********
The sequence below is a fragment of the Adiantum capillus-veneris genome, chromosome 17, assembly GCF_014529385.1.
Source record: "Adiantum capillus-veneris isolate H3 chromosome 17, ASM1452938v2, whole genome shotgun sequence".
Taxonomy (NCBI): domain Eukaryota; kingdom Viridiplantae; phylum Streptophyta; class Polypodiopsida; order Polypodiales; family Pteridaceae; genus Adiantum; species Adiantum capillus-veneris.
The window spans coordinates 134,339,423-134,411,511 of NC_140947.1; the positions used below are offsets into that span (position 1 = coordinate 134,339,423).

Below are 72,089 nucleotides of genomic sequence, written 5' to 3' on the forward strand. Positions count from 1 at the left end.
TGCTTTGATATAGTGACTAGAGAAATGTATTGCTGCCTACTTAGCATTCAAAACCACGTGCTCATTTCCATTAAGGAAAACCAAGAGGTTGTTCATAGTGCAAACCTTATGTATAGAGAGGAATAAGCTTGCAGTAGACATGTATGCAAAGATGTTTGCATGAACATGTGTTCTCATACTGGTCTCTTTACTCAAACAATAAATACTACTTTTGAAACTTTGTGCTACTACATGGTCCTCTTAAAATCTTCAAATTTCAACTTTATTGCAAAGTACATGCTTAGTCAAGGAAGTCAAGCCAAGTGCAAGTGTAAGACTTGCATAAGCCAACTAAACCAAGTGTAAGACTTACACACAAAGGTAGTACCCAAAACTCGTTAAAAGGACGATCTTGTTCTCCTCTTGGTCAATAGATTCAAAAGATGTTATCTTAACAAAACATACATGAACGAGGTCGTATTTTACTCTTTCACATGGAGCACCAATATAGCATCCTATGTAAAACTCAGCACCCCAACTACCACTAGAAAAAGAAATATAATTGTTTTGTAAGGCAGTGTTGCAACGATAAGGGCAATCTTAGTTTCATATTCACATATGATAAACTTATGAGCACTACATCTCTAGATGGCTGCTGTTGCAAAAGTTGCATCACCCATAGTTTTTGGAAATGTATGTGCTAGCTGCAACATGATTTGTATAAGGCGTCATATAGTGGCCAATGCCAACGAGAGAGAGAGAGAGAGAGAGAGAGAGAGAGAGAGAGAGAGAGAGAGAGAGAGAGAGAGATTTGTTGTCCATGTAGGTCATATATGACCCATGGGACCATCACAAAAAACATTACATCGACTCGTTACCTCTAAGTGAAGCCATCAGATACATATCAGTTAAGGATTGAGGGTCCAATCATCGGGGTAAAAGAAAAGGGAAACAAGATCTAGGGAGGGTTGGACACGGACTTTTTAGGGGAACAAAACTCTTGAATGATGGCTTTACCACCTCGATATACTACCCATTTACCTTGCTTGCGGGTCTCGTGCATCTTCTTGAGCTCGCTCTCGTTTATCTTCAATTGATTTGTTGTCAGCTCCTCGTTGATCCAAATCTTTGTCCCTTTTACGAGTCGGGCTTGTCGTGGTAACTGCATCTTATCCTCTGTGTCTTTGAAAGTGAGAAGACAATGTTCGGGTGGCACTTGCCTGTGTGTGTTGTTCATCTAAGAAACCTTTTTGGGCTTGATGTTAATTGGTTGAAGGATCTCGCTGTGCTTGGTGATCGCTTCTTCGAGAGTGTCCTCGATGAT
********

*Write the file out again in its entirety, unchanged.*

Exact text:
The sequence below is a fragment of the Adiantum capillus-veneris genome, chromosome 17, assembly GCF_014529385.1.
Source record: "Adiantum capillus-veneris isolate H3 chromosome 17, ASM1452938v2, whole genome shotgun sequence".
Taxonomy (NCBI): domain Eukaryota; kingdom Viridiplantae; phylum Streptophyta; class Polypodiopsida; order Polypodiales; family Pteridaceae; genus Adiantum; species Adiantum capillus-veneris.
The window spans coordinates 134,339,423-134,411,511 of NC_140947.1; the positions used below are offsets into that span (position 1 = coordinate 134,339,423).

Below are 72,089 nucleotides of genomic sequence, written 5' to 3' on the forward strand. Positions count from 1 at the left end.
TGCTTTGATATAGTGACTAGAGAAATGTATTGCTGCCTACTTAGCATTCAAAACCACGTGCTCATTTCCATTAAGGAAAACCAAGAGGTTGTTCATAGTGCAAACCTTATGTATAGAGAGGAATAAGCTTGCAGTAGACATGTATGCAAAGATGTTTGCATGAACATGTGTTCTCATACTGGTCTCTTTACTCAAACAATAAATACTACTTTTGAAACTTTGTGCTACTACATGGTCCTCTTAAAATCTTCAAATTTCAACTTTATTGCAAAGTACATGCTTAGTCAAGGAAGTCAAGCCAAGTGCAAGTGTAAGACTTGCATAAGCCAACTAAACCAAGTGTAAGACTTACACACAAAGGTAGTACCCAAAACTCGTTAAAAGGACGATCTTGTTCTCCTCTTGGTCAATAGATTCAAAAGATGTTATCTTAACAAAACATACATGAACGAGGTCGTATTTTACTCTTTCACATGGAGCACCAATATAGCATCCTATGTAAAACTCAGCACCCCAACTACCACTAGAAAAAGAAATATAATTGTTTTGTAAGGCAGTGTTGCAACGATAAGGGCAATCTTAGTTTCATATTCACATATGATAAACTTATGAGCACTACATCTCTAGATGGCTGCTGTTGCAAAAGTTGCATCACCCATAGTTTTTGGAAATGTATGTGCTAGCTGCAACATGATTTGTATAAGGCGTCATATAGTGGCCAATGCCAACGAGAGAGAGAGAGAGAGAGAGAGAGAGAGAGAGAGAGAGAGAGAGAGAGAGAGAGAGAGATTTGTTGTCCATGTAGGTCATATATGACCCATGGGACCATCACAAAAAACATTACATCGACTCGTTACCTCTAAGTGAAGCCATCAGATACATATCAGTTAAGGATTGAGGGTCCAATCATCGGGGTAAAAGAAAAGGGAAACAAGATCTAGGGAGGGTTGGACACGGACTTTTTAGGGGAACAAAACTCTTGAATGATGGCTTTACCACCTCGATATACTACCCATTTACCTTGCTTGCGGGTCTCGTGCATCTTCTTGAGCTCGCTCTCGTTTATCTTCAATTGATTTGTTGTCAGCTCCTCGTTGATCCAAATCTTTGTCCCTTTTACGAGTCGGGCTTGTCGTGGTAACTGCATCTTATCCTCTGTGTCTTTGAAAGTGAGAAGACAATGTTCGGGTGGCACTTGCCTGTGTGTGTTGTTCATCTAAGAAACCTTTTTGGGCTTGATGTTAATTGGTTGAAGGATCTCGCTGTGCTTGGTGATCGCTTCTTCGAGAGTGTCCTCGATGAT